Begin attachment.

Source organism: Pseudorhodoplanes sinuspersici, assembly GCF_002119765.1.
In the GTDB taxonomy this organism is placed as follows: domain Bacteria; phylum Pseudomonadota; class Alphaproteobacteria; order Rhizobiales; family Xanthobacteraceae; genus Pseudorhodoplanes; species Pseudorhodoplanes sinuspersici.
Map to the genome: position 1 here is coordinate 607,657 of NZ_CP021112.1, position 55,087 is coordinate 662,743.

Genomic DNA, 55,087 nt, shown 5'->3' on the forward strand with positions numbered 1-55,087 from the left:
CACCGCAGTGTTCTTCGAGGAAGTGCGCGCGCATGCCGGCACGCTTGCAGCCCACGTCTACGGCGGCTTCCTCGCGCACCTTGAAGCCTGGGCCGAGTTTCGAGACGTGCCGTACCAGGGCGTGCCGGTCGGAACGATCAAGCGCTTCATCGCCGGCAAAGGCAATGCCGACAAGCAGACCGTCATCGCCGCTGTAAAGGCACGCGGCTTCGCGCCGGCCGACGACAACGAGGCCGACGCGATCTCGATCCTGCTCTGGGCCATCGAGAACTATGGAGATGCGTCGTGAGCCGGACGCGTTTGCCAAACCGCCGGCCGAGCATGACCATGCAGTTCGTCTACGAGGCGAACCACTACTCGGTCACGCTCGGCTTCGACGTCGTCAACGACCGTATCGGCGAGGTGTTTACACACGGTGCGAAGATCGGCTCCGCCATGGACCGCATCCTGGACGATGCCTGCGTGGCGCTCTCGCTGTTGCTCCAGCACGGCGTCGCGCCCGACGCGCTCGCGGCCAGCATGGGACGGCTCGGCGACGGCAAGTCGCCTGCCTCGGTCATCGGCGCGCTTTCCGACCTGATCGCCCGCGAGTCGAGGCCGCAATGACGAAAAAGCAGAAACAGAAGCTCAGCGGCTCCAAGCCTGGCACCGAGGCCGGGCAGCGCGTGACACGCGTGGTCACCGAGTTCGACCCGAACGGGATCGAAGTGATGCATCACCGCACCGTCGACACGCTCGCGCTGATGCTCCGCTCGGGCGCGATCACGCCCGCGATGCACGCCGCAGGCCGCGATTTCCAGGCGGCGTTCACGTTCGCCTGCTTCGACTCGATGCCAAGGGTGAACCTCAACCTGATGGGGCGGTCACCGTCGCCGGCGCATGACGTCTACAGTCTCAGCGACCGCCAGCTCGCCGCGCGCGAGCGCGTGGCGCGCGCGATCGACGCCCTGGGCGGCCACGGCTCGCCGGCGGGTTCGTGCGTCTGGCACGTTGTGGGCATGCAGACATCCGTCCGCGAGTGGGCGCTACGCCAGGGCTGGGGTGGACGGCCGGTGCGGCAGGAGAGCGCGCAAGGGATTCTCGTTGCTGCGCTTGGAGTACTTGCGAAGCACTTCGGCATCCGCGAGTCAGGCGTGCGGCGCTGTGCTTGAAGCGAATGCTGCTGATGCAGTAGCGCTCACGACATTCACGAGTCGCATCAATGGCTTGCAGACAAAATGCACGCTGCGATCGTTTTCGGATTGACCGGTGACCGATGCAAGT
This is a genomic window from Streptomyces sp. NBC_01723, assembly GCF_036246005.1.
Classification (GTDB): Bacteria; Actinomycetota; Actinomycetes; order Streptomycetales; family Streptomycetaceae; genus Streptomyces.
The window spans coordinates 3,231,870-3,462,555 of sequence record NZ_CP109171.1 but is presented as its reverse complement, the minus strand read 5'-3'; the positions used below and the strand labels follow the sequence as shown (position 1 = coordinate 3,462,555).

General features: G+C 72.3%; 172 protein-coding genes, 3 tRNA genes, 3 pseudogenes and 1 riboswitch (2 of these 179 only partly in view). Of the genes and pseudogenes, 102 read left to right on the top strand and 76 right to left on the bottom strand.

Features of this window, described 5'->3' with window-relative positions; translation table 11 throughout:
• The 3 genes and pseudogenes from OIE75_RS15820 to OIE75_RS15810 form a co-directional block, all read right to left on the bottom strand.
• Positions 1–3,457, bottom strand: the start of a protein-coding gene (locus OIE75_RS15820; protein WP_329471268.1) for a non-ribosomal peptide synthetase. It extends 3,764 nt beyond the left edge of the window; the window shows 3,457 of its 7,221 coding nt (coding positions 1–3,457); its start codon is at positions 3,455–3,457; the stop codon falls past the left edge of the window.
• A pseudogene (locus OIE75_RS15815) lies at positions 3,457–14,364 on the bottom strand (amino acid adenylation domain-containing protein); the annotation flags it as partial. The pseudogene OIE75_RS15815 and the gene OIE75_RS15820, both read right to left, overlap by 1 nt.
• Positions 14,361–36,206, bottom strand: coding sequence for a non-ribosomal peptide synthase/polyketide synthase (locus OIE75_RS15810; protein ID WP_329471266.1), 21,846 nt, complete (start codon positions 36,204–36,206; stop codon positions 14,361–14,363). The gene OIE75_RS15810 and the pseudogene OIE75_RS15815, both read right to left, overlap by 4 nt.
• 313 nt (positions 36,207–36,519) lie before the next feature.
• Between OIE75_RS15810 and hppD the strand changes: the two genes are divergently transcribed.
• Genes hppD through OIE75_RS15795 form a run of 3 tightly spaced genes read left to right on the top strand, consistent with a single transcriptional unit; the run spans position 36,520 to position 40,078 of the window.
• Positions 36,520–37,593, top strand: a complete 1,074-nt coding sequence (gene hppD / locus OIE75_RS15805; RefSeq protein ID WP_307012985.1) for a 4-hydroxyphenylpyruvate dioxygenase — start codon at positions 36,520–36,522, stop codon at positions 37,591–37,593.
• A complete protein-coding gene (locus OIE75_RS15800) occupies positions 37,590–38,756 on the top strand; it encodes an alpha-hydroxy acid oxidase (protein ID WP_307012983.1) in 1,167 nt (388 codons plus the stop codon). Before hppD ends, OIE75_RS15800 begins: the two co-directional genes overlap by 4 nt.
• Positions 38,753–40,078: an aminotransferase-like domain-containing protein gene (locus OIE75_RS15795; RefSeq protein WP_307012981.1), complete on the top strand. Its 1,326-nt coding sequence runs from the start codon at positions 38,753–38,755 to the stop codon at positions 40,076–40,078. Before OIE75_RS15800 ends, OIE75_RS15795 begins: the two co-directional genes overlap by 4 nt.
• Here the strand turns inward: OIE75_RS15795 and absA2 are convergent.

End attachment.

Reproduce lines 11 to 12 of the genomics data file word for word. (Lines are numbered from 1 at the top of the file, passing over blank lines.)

• The 3 genes and pseudogenes from OIE75_RS15820 to OIE75_RS15810 form a co-directional block, all read right to left on the bottom strand.
• Positions 1–3,457, bottom strand: the start of a protein-coding gene (locus OIE75_RS15820; protein WP_329471268.1) for a non-ribosomal peptide synthetase. It extends 3,764 nt beyond the left edge of the window; the window shows 3,457 of its 7,221 coding nt (coding positions 1–3,457); its start codon is at positions 3,455–3,457; the stop codon falls past the left edge of the window.